Drama is the opposite of truth because it is always about somebody defending their interpretations of themselves, the world, and reality.
It may sound harsh but all dramatic people are shame-based people. It has to be this way because they are always using drama in an attempt to defend their egos (whether they know it or not) and the ego only exists because of shame about one’s own realness. You can’t face reality if you’re ashamed of it – instead you send it into hiding, which is why there can’t be any drama without a shadow of some kind.
If you don’t know already, the Shadow is a Jungian term which is basically used to encapsulate all of the things that we can’t see in ourselves – either because we don’t want to see it or because we have been conditioned to try and hide it (hence wearing the masks that we’ve been talking about throughout this piece). In other words, the Shadow is all of primitive, nasty parts of ourselves that we don’t want to face (as well as some of the good ones) that we have disowned and tried to forget about: aka our ‘Dark Side’.
The problem when it comes to drama is that whatever we try to hide about ourselves from ourselves, we will eventually end up seeing in others (projection). Nothing real within us can ever go anywhere and so whatever we try to pretend isn’t there will find new ways to reveal itself by turning against us and screaming for attention (thus suggesting that drama is just a refusal of the invitation to real conflict). Our Shadow is everything we’ve ever unexpressed, unrealised, rejected, forgotten about, or hidden from ourselves – dramatic people are just the ones who have way more of this stuff than non-dramatic types.
Essentially, this goes back to the major theme of this article: The Drama Killer is just your ability to face your own ‘stuff’ by improving your relationship with yourself and your inner conflict with your own shame.
A Real Type is just somebody who is capable of facing their own dark side without judgement and growing through the necessary conflict revealed here. An unreal type is just somebody who causes drama in their lives by hiding their dark side and projecting it out into the world around them in an attempt to protect their egos. A Real Type is somebody who can admit their darkest secrets to themselves without shame; whereas an Unreal Type is somebody who creates drama for themselves by hiding their secrets from themselves and everybody else. Drama is a communication problem and always means that somebody somewhere isn’t communicating with themselves in a real way.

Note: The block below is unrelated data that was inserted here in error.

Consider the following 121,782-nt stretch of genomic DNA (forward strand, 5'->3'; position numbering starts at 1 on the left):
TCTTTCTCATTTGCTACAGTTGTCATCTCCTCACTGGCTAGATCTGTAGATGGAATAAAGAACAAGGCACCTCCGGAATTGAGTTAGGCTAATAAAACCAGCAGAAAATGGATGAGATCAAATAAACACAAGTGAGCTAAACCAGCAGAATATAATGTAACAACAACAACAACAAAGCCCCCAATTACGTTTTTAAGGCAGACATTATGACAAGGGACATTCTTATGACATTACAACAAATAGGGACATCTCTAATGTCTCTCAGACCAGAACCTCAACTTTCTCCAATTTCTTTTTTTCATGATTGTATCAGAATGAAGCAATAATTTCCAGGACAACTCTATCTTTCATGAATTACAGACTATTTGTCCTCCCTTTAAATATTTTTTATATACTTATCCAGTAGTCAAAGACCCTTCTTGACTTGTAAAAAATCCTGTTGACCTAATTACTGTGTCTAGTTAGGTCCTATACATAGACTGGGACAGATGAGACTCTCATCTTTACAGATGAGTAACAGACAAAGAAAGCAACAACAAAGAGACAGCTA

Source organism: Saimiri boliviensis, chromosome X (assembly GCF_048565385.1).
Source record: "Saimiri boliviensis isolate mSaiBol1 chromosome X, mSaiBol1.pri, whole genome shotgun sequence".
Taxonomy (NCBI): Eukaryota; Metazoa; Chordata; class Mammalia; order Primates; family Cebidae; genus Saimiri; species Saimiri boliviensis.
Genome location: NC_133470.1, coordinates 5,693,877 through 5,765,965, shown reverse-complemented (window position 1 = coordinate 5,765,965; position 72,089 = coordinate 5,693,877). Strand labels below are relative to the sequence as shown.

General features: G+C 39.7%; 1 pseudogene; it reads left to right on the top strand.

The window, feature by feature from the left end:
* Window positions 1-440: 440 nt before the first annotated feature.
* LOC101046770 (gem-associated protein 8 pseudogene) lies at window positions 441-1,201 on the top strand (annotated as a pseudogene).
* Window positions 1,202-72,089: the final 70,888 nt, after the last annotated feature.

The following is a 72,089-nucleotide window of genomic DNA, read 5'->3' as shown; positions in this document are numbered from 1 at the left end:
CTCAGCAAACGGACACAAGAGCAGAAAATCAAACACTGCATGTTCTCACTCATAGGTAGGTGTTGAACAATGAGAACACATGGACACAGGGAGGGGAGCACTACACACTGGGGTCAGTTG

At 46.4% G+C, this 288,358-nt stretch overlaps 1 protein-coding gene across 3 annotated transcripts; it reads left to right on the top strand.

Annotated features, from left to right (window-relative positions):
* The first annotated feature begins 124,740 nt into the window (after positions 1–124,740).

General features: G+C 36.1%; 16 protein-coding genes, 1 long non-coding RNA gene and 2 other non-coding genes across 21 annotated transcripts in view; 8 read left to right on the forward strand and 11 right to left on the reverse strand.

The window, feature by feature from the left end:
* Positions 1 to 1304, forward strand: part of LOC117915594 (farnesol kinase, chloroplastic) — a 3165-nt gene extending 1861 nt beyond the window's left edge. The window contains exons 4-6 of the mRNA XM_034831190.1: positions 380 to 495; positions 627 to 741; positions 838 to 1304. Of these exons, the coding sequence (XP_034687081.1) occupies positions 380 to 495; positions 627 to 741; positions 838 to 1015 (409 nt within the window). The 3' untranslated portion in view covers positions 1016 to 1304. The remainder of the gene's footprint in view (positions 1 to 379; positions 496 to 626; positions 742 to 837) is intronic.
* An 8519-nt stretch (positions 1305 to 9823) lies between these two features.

We’re all ‘only human’ (no more, no less is always okay) which means that we all wear masks from time to time. The extent to which we attach to these masks is what affects whether or not we bring drama into our lives by trying to defend them and the ‘dark’ stuff that hides beneath. If you learn to be real you can bring this dark side into the light and grow whole through real conflict; if you choose to remain unreal then you’ll spend your life shadowboxing as you fight yourself again and again as the world reflects you back on yourself.
Drama is just your own shadow inviting you to join it in life’s great conflict – get real and show it who’s boss. There’s nothing to lose but your illusions.
Conclusion: Drama is a Sign of Unreality
This article has shown you that drama is unnecessary and is always caused by somebody avoiding conflict in themselves by wearing a mask in an attempt to keep hiding. It is a sign that there is always emotional ‘stuff’ going on and so instead of dealing with these emotions they’ve decided to identify with the fragments that caused them in the first place.
Remember: Human beings can have internal conflict but never internal drama. How we deal with our internal conflict affects whether or not we invite drama into our lives externally.
The ultimate Drama Killer is being real, particularly in two main ways:
- Facing conflict – By acknowledging that there is a gap between yourself and your desired future, getting back on the Train, and growing through your edge as you dedicate yourself to growing whole through fragments. Facing real conflict allows you to ignore or better respond to unreal conflict (drama).
- Facing darkness – By looking into your dark side (Shadow) without judgment and learning to take your mask off in increments. Ultimately, facing darkness means that we learn to see ourselves and others without judgement because we know that reality is beyond ‘good’ or ‘bad’ and we either make it work or we don’t by being real or unreal.
In short, drama is always a sign of a life being lived untruthfully: Facing conflict instead of avoiding it and facing your darkness instead of just pretending to be light all the time will align you with the truth and allow you to either be less dramatic in yourself or invite less drama from others.
To kill the drama in your life, learn to speak the truth – ideally, with your actions and always with an attitude that everybody is real deep down beneath the masks they wear.
Check out Personal Revolutions: A Short Course in Realness for more on this topic.
To work with me get in touch about a Reality Check.